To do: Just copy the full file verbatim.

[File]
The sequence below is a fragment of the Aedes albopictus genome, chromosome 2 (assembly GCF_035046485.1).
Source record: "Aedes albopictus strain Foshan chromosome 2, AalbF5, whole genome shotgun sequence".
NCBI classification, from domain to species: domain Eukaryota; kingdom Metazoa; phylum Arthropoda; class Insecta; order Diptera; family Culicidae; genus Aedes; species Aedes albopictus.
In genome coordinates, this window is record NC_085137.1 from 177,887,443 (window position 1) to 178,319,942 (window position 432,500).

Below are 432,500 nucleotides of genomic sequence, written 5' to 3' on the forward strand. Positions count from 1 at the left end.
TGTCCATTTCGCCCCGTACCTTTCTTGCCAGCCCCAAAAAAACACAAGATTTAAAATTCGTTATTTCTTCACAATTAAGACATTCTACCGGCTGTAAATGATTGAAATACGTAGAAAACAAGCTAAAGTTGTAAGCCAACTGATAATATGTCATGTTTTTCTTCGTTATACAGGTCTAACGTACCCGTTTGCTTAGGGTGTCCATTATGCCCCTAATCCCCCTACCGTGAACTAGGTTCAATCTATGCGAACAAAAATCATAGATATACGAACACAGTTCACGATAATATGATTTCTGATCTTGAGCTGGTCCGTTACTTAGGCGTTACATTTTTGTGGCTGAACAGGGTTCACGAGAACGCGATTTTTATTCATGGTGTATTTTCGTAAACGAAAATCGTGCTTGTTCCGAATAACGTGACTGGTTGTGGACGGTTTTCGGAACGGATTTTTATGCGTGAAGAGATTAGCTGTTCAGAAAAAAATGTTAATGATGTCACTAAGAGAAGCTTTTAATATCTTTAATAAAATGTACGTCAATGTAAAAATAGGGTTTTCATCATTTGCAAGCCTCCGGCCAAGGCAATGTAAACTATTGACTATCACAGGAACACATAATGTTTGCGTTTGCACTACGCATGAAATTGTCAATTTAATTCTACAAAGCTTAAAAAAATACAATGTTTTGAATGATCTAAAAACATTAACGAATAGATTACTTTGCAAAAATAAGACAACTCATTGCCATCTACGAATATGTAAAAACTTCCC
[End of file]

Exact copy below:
The sequence below is a fragment of the Aedes albopictus genome, chromosome 2 (assembly GCF_035046485.1).
Source record: "Aedes albopictus strain Foshan chromosome 2, AalbF5, whole genome shotgun sequence".
NCBI classification, from domain to species: domain Eukaryota; kingdom Metazoa; phylum Arthropoda; class Insecta; order Diptera; family Culicidae; genus Aedes; species Aedes albopictus.
In genome coordinates, this window is record NC_085137.1 from 177,887,443 (window position 1) to 178,319,942 (window position 432,500).

Below are 432,500 nucleotides of genomic sequence, written 5' to 3' on the forward strand. Positions count from 1 at the left end.
TGTCCATTTCGCCCCGTACCTTTCTTGCCAGCCCCAAAAAAACACAAGATTTAAAATTCGTTATTTCTTCACAATTAAGACATTCTACCGGCTGTAAATGATTGAAATACGTAGAAAACAAGCTAAAGTTGTAAGCCAACTGATAATATGTCATGTTTTTCTTCGTTATACAGGTCTAACGTACCCGTTTGCTTAGGGTGTCCATTATGCCCCTAATCCCCCTACCGTGAACTAGGTTCAATCTATGCGAACAAAAATCATAGATATACGAACACAGTTCACGATAATATGATTTCTGATCTTGAGCTGGTCCGTTACTTAGGCGTTACATTTTTGTGGCTGAACAGGGTTCACGAGAACGCGATTTTTATTCATGGTGTATTTTCGTAAACGAAAATCGTGCTTGTTCCGAATAACGTGACTGGTTGTGGACGGTTTTCGGAACGGATTTTTATGCGTGAAGAGATTAGCTGTTCAGAAAAAAATGTTAATGATGTCACTAAGAGAAGCTTTTAATATCTTTAATAAAATGTACGTCAATGTAAAAATAGGGTTTTCATCATTTGCAAGCCTCCGGCCAAGGCAATGTAAACTATTGACTATCACAGGAACACATAATGTTTGCGTTTGCACTACGCATGAAATTGTCAATTTAATTCTACAAAGCTTAAAAAAATACAATGTTTTGAATGATCTAAAAACATTAACGAATAGATTACTTTGCAAAAATAAGACAACTCATTGCCATCTACGAATATGTAAAAACTTCCC